Student Name Professor Geography Research Paper 6 July 6 2017 Atmospheric Hazards: Tornados Tornados in Lincoln Nebraska 53079652283652N 00N 539539226391800054279802487819 google.com Lincoln in Nebraska has experiences several tornados such as the Brady Tornado and the Hallam Tornado. Notably Lincoln has registered F4 tornados especially during summer. Additionally the city has experienced several adverse weather conditions such as with the weather nations registering several F3 tornados (Long and Stoy 2014). Alongside displacing families tornados have claimed many lives. In addition debris from tornados take long to clear and the cost of restoring electricity connections is relatively high. Transport and communication are also adversely affected by the adverse weather patterns. Tornados in the Tornado Alley www.google.com 68580056388000There is no official geographical mapping for the tornado alley but most researchers claim that it starts from Texas and stretches towards Oklahoma Kansas and Nebraska. The tornado alley experiences approximately 25% of all the Alley". International Journal of Modern Physics B 28.29 (2014): 1475004. Web. Dewan Ashraf. Floods In A Megacity. Dordrecht: Springer Netherlands 2014. Print. Glade Thomas M. G Anderson and Michael J Crozier. Landslide Hazard And Risk. Chichester West Sussex England: J. Wiley 2005. Print. Gvoždíková Blanka and Miloslav Müller. "Evaluation Of Floods In Western Europe: The Role Of Index Design." Hydrology and Earth System Sciences Discussions (2016): 1-19. Web. Long John A. and Paul C. Stoy. "Peak Tornado Activity Is Occurring Earlier In The Heart Of “Tornado Alley”". Geophysical Research Letters 41.17 (2014): 6259-6264. Web. Nova Craig. Tornado Alley. Georgetown MA: PFP Inc 2011. Print. Simmons Kevin M. WSR-88D Radar. Tornado Warnings and Tornado Casualties: Weather and Forecasting 3:20 (2005). Wingo Stephanie M. and Kevin R. Knupp. "Kinematic Structure Of Mesovortices In The Eyewall Of Hurricane Ike (2008) Derived From Ground-Based Dual-Doppler Analysis". Monthly Weather Review 144.11 (2016): 4245-4263. Web. [...]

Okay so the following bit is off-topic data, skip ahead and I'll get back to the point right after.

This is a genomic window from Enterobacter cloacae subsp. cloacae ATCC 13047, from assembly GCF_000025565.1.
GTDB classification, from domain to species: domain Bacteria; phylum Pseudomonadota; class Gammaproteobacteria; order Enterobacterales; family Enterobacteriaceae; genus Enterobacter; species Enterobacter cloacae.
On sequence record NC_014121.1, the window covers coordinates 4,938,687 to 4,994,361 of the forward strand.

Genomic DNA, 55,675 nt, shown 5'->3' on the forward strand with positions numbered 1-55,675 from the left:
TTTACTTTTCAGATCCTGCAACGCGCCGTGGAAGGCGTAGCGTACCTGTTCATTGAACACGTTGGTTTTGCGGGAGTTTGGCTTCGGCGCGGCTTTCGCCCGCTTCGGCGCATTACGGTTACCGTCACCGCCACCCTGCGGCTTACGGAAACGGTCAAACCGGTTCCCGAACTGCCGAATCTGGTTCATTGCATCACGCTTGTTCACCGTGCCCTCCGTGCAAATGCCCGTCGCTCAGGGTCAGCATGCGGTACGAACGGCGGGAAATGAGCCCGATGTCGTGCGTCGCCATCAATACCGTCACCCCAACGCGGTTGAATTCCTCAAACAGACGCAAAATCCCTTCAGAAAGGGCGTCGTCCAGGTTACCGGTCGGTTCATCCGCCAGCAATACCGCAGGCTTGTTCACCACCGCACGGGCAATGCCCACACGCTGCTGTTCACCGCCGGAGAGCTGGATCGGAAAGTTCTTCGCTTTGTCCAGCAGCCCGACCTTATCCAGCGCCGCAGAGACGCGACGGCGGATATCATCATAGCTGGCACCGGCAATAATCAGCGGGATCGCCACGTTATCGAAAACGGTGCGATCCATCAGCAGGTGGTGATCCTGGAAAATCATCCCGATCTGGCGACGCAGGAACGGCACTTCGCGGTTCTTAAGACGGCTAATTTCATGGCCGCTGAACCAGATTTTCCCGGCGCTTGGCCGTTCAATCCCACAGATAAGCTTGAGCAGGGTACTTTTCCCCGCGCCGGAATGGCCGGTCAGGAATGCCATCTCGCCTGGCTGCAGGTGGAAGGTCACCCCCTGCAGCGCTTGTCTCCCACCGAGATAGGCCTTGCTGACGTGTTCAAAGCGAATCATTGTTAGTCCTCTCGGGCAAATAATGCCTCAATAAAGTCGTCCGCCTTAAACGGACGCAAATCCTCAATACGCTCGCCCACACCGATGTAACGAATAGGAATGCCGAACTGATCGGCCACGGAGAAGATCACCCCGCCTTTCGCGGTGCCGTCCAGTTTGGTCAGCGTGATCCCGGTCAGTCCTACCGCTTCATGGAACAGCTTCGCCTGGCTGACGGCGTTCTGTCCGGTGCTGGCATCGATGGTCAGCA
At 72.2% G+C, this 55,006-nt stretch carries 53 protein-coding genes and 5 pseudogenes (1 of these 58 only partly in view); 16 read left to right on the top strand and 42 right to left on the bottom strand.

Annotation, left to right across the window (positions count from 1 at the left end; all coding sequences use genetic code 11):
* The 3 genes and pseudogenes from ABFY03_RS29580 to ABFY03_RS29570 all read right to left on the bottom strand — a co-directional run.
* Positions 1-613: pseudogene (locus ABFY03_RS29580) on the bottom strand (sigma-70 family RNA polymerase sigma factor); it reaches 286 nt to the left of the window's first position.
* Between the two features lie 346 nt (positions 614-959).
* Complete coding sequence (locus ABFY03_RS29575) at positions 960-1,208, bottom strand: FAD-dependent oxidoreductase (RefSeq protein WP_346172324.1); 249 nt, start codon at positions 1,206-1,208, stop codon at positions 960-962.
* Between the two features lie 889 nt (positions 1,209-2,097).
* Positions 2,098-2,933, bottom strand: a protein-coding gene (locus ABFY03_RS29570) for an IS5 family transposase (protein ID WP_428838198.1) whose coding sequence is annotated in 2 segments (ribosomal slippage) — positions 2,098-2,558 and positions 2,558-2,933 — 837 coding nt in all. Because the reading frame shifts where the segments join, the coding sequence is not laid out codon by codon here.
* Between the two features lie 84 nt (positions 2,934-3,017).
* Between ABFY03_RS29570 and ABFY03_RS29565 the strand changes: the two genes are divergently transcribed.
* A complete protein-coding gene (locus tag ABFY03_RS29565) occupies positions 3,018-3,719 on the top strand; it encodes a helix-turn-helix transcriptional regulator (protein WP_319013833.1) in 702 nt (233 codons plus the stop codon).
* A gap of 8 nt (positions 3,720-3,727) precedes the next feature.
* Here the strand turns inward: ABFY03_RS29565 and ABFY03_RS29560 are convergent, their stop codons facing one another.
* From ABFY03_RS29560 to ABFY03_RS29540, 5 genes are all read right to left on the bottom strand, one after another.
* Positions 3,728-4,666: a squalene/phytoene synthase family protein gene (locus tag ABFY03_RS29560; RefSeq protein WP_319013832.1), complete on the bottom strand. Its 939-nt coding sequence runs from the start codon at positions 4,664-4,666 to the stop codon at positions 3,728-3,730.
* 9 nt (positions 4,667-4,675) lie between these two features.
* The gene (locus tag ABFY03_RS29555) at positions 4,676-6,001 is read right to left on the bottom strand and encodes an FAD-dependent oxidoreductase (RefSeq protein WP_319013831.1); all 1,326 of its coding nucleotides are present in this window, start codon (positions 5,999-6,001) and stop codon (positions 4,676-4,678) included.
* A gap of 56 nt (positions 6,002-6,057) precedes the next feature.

1.Each individual will submit THREE (3) MAP SETS, each focusing on a chosen hazard from the sphere of the week (Week 3 Atmosphere, Week 4 Hydrosphere, Week 5 Lithosphere). 2. You must map the SAME HAZARD data set at three different scales starting with the local scale (shows 1 city or county), zooming out to a regional scale (shows 1 state, or small country), and finally zooming out to a global scale (shows at least 2 continents). 3. Your map set (3 Maps, with 3 descriptive paragraphs) shall be submitted on ONE single .doc or .pdf. 4. The descriptive paragraphs must explain the hazard pattern (Where is the hazard occurring and not occurring?), process (Why does the hazard occur some places, but not others?), and proposed solutions (How dangerous is this hazard? How could this hazard be managed?). Outside research must be conducted and cited. There are 4 steps to this part of the assignment: 1. Choose a free map maker and play around with the available data. Decide which hazard you want to map. 2. Once you have mapped the hazard data, look for patterns at local (1 city), regional (1 state or small country) and global (> 1-2 continents) scales. 3. If interesting patterns emerge, then you will want to do some research so you can explain the geographic pattern & process. If no patterns emerge, then you may want to map a different data set or look in a different area (zoom in/out or focus on a different area). 4. Finally, you will capture an image of your completed map (or just a screen shot) and import it into a word processing program like Word where you can add a title, legend, any labels, a paragraph caption, and your screencast URL. Your INDIVIDUAL Map Set Must: • Be original, and cite all outside data and sources • Map the week's sphere hazard at local (1 city or county), regional (1 state or small country) and global (at least 2 continents) scales. • Contain a descriptive paragraph caption (5-10 sentences, using college level writing) which describes the hazard patterns, process, and proposed solutions. Contain a north arrow, legend, and descriptive title. Be easy to see and read.